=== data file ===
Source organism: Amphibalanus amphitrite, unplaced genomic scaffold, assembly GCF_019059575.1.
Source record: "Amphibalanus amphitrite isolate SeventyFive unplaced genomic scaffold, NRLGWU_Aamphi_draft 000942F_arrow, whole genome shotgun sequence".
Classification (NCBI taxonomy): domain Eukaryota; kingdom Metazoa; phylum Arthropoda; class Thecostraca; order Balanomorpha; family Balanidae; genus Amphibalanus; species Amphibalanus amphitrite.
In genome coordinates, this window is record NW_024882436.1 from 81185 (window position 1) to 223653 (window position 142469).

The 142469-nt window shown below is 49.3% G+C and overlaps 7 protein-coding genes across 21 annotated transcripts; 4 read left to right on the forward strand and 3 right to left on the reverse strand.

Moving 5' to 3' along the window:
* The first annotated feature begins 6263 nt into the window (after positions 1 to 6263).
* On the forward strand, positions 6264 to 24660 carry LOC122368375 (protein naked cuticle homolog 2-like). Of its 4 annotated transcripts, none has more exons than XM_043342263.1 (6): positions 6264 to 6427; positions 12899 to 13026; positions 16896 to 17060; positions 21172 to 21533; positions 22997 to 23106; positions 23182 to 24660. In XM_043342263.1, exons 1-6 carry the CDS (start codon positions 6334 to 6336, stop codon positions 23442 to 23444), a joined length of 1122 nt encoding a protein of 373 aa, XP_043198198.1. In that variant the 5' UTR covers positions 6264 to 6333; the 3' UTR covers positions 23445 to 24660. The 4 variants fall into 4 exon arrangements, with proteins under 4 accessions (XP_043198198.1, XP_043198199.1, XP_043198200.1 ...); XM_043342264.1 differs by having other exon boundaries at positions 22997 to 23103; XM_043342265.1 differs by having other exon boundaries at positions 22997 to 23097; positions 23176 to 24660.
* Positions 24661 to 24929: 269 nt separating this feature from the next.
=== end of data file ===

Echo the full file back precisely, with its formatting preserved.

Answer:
Source organism: Amphibalanus amphitrite, unplaced genomic scaffold, assembly GCF_019059575.1.
Source record: "Amphibalanus amphitrite isolate SeventyFive unplaced genomic scaffold, NRLGWU_Aamphi_draft 000942F_arrow, whole genome shotgun sequence".
Classification (NCBI taxonomy): domain Eukaryota; kingdom Metazoa; phylum Arthropoda; class Thecostraca; order Balanomorpha; family Balanidae; genus Amphibalanus; species Amphibalanus amphitrite.
In genome coordinates, this window is record NW_024882436.1 from 81185 (window position 1) to 223653 (window position 142469).

The 142469-nt window shown below is 49.3% G+C and overlaps 7 protein-coding genes across 21 annotated transcripts; 4 read left to right on the forward strand and 3 right to left on the reverse strand.

Moving 5' to 3' along the window:
* The first annotated feature begins 6263 nt into the window (after positions 1 to 6263).
* On the forward strand, positions 6264 to 24660 carry LOC122368375 (protein naked cuticle homolog 2-like). Of its 4 annotated transcripts, none has more exons than XM_043342263.1 (6): positions 6264 to 6427; positions 12899 to 13026; positions 16896 to 17060; positions 21172 to 21533; positions 22997 to 23106; positions 23182 to 24660. In XM_043342263.1, exons 1-6 carry the CDS (start codon positions 6334 to 6336, stop codon positions 23442 to 23444), a joined length of 1122 nt encoding a protein of 373 aa, XP_043198198.1. In that variant the 5' UTR covers positions 6264 to 6333; the 3' UTR covers positions 23445 to 24660. The 4 variants fall into 4 exon arrangements, with proteins under 4 accessions (XP_043198198.1, XP_043198199.1, XP_043198200.1 ...); XM_043342264.1 differs by having other exon boundaries at positions 22997 to 23103; XM_043342265.1 differs by having other exon boundaries at positions 22997 to 23097; positions 23176 to 24660.
* Positions 24661 to 24929: 269 nt separating this feature from the next.